Transgender Rights: The new light of hope!
By Dilgrace Kaur
Search for 'Transgender' on Google and the result that you'll get to see is a strip of colourful people, standing hand-in-hand together. This initiative of Google to support LGBT is not only an evidence of humanity but progression. As part of its celebration of LGBT Pride Month, Google has also released an ad telling the story of one man who presented his transition from a female to male on YouTube.
This year has been different for them. The long battle of the third gender, for rights and equality has finally started to bear them results that they have been longing for, all over the world. This June, Vanity Fair magazine featured a transgender, Caitlyn Jenner, the American Olympic decathlon champion and television personality, on its cover with the byword - 'Call me Caitlyn' - that sparked a lot of buzz. The move was welcomed by heaps of praises by millions of people on social media including US President Barack Obama, who commended Jenner for her courage.
After dealing with gender dysphoria since her youth, Jenner took the step and decided to live the way she always wished to. This is not just Jenner's story but the reality of over 7,00,000 people in the US and 4,90,000 in India alone.
Transgender people in India have gone through difficult times to survive in the society and continue to face such trauma even today. They have been isolated, mistreated and discriminated since ages for being different. They have been ostracised, their education has been hampered and they have been forced into lewd occupations like prostitution and begging.
According to the census of 2014 (first time people belonging to the third gender were counted), majority of the transgender population in India are illiterate. They face high levels of stigma in almost every sphere of their life such as health, schools/colleges, employment, social schemes and entitlement.
A newspaper recently exposed a racket of doctors practising in the national capital who offered to 'cure' transgender people. They claimed the same to be a mental and genetic disorder which can be corrected by electric shocks and drugs. Revealing the torture and maltreatment they had to go through, the statements made by the people whose families forced them into this treatment were bone-chilling.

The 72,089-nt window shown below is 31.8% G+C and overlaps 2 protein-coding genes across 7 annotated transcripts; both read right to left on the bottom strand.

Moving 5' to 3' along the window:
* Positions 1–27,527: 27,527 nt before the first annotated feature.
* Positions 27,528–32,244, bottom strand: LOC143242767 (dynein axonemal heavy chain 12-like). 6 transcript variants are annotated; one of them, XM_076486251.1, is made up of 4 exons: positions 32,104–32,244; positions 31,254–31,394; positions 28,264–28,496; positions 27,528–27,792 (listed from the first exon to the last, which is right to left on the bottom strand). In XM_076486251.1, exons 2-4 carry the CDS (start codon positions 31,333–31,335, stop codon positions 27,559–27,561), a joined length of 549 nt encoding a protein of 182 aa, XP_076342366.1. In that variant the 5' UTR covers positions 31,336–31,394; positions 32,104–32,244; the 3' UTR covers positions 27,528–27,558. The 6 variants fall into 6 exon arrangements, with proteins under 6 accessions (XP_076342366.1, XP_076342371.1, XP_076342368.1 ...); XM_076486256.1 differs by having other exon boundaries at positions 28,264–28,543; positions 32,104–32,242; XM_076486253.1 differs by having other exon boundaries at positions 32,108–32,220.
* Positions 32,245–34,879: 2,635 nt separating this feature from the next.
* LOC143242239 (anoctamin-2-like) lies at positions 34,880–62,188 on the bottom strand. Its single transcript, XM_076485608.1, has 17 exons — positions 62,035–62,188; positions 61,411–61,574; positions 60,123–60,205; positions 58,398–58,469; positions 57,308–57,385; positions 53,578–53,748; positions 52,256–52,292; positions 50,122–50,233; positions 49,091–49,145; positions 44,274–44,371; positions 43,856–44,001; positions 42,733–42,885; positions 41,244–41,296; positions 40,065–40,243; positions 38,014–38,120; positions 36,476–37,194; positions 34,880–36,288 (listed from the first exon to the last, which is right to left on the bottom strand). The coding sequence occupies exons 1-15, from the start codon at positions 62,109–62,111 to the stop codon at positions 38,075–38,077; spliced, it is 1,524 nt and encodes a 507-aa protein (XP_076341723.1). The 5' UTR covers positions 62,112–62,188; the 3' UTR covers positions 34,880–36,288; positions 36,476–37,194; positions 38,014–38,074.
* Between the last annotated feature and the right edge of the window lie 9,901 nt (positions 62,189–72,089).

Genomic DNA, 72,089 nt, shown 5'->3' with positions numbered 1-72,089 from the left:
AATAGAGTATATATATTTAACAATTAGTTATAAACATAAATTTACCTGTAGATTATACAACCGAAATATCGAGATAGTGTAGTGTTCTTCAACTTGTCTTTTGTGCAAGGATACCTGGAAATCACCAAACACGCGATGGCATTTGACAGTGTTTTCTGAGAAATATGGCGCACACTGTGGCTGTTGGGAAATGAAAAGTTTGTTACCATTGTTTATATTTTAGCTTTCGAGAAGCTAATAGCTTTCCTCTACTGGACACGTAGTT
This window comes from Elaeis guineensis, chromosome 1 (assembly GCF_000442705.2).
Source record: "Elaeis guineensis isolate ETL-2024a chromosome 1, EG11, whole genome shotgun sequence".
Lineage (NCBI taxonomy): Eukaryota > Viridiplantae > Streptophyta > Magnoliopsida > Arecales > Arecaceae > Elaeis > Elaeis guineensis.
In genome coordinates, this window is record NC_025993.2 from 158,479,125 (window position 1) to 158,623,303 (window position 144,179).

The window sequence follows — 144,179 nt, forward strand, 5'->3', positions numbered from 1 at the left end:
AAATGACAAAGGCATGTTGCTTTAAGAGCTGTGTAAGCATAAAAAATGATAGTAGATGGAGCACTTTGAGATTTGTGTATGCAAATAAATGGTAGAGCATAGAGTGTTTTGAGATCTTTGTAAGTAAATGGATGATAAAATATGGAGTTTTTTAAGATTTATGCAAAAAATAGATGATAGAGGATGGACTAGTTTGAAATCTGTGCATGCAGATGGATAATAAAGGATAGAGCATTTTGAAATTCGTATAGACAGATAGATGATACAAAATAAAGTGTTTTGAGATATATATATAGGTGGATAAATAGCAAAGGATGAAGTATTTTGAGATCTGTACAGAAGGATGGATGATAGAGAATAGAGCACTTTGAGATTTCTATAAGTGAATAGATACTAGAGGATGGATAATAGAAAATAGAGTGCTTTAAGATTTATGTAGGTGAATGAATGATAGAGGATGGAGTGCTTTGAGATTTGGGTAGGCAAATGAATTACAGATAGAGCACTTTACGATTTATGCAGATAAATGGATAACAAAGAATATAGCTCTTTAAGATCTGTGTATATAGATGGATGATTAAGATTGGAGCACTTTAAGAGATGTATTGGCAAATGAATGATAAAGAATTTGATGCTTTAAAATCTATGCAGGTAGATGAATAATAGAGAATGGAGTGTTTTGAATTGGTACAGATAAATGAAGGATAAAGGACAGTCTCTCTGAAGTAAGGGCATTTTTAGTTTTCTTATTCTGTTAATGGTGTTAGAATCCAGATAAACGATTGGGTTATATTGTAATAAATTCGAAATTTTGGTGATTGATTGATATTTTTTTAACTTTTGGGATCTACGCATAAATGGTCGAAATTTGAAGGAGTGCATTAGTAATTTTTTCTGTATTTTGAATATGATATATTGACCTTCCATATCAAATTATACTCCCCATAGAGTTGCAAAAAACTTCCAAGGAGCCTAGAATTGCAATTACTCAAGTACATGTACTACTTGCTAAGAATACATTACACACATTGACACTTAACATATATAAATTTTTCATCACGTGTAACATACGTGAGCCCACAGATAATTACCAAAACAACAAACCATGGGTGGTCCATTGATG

Last year, in a landmark judgement, the Supreme Court recognized the third gender and asked the Centre to treat transgender people as socially and economically backward. The court ordered a non-discriminatory enrolment of them in educational institutions and demanded them to be given employment on the basis that they belonged to the third gender category.
The judgement came as a boon for the transgender population in India. Following the orders, Delhi University included the option of the third gender in its admission forms last year, which received nine applications. This year the number went up to 66. As a historical achievement for the group, a women's college in West Bengal appointed Manobi Bandyopadhyay, a transgender as its principal. Also the Delhi High Court sent a notice to UPSC demanding an explanation for as to why the third gender option has not yet been included in the 2015 civil services examination.
The reason society has been treating transgender people the way it does, is because they do not fit the conventions created by the former. In the media that we come across every day, be it in films or television, they are not included much. But this practice is slowly changing as documentary and film-makers are taking up their stories and focusing upon them in their artwork. The 2013 American biographical drama film, Dallas Buyers Club, bought up the issue in the movie with a transgender supporting character Rayon played by Jared Leto, for which the actor also received an academy award. The character of Rayon gives a glimpse of a transgender person's life and reaffirms that they are as human, as we are. Thus, to change the stereotypical norms, such films are need of the hour.
All human beings are born free and are equal and ought to be entitled to enjoyment of human rights with dignity and without discrimination on the basis of sexual orientation or gender identity. Also, everyone is entitled to equality before the law. Transgender people are also part of society and have equal rights which are available to others. However, the discrimination based on their class and gender makes the transgender community one of the most dis-empowered and deprived groups in Indian society.
Jenner's story is the beginning of a change - the dawn of a revolution. What we have to do is to ensure that we help the community achieve what it rightfully deserves. And that starts by accepting them in our lives.
“When did the skin on our bodies, the difference in our voice, or the direction our heart takes us decide whether or not we should have human rights?”
― Isabella Poretsis